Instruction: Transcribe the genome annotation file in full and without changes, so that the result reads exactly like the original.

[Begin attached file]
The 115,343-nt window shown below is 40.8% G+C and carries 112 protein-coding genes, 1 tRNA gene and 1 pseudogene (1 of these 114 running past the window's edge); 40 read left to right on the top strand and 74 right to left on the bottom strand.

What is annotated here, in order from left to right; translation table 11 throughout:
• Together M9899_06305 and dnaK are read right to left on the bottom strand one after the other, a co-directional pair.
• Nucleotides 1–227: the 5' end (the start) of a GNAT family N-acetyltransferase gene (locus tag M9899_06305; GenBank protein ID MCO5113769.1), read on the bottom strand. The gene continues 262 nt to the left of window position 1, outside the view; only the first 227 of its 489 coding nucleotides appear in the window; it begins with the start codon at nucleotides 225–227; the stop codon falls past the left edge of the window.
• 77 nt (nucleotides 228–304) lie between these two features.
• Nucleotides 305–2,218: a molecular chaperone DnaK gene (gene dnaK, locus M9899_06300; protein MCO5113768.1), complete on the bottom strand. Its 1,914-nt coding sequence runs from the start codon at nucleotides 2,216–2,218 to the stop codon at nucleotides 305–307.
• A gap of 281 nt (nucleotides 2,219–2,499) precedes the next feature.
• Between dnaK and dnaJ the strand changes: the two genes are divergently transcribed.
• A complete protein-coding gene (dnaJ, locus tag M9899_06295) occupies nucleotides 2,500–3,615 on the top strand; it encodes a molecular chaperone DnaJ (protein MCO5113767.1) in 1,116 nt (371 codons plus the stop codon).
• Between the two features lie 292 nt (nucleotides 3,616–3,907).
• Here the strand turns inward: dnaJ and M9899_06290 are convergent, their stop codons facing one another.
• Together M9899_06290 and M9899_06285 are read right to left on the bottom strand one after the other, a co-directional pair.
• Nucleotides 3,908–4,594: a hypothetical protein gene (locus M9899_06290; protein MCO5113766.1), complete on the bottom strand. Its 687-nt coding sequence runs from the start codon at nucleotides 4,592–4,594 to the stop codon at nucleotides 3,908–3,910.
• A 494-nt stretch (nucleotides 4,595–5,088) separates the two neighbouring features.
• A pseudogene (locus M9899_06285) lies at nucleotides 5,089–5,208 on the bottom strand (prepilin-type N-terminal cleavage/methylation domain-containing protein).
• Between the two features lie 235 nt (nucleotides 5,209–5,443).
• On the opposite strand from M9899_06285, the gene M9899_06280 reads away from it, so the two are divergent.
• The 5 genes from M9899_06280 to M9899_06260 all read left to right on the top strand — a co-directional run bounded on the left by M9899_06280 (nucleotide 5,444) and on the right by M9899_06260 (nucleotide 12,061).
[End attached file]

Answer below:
The 115,343-nt window shown below is 40.8% G+C and carries 112 protein-coding genes, 1 tRNA gene and 1 pseudogene (1 of these 114 running past the window's edge); 40 read left to right on the top strand and 74 right to left on the bottom strand.

What is annotated here, in order from left to right; translation table 11 throughout:
• Together M9899_06305 and dnaK are read right to left on the bottom strand one after the other, a co-directional pair.
• Nucleotides 1–227: the 5' end (the start) of a GNAT family N-acetyltransferase gene (locus tag M9899_06305; GenBank protein ID MCO5113769.1), read on the bottom strand. The gene continues 262 nt to the left of window position 1, outside the view; only the first 227 of its 489 coding nucleotides appear in the window; it begins with the start codon at nucleotides 225–227; the stop codon falls past the left edge of the window.
• 77 nt (nucleotides 228–304) lie between these two features.
• Nucleotides 305–2,218: a molecular chaperone DnaK gene (gene dnaK, locus M9899_06300; protein MCO5113768.1), complete on the bottom strand. Its 1,914-nt coding sequence runs from the start codon at nucleotides 2,216–2,218 to the stop codon at nucleotides 305–307.
• A gap of 281 nt (nucleotides 2,219–2,499) precedes the next feature.
• Between dnaK and dnaJ the strand changes: the two genes are divergently transcribed.
• A complete protein-coding gene (dnaJ, locus tag M9899_06295) occupies nucleotides 2,500–3,615 on the top strand; it encodes a molecular chaperone DnaJ (protein MCO5113767.1) in 1,116 nt (371 codons plus the stop codon).
• Between the two features lie 292 nt (nucleotides 3,616–3,907).
• Here the strand turns inward: dnaJ and M9899_06290 are convergent, their stop codons facing one another.
• Together M9899_06290 and M9899_06285 are read right to left on the bottom strand one after the other, a co-directional pair.
• Nucleotides 3,908–4,594: a hypothetical protein gene (locus M9899_06290; protein MCO5113766.1), complete on the bottom strand. Its 687-nt coding sequence runs from the start codon at nucleotides 4,592–4,594 to the stop codon at nucleotides 3,908–3,910.
• A 494-nt stretch (nucleotides 4,595–5,088) separates the two neighbouring features.
• A pseudogene (locus M9899_06285) lies at nucleotides 5,089–5,208 on the bottom strand (prepilin-type N-terminal cleavage/methylation domain-containing protein).
• Between the two features lie 235 nt (nucleotides 5,209–5,443).
• On the opposite strand from M9899_06285, the gene M9899_06280 reads away from it, so the two are divergent.
• The 5 genes from M9899_06280 to M9899_06260 all read left to right on the top strand — a co-directional run bounded on the left by M9899_06280 (nucleotide 5,444) and on the right by M9899_06260 (nucleotide 12,061).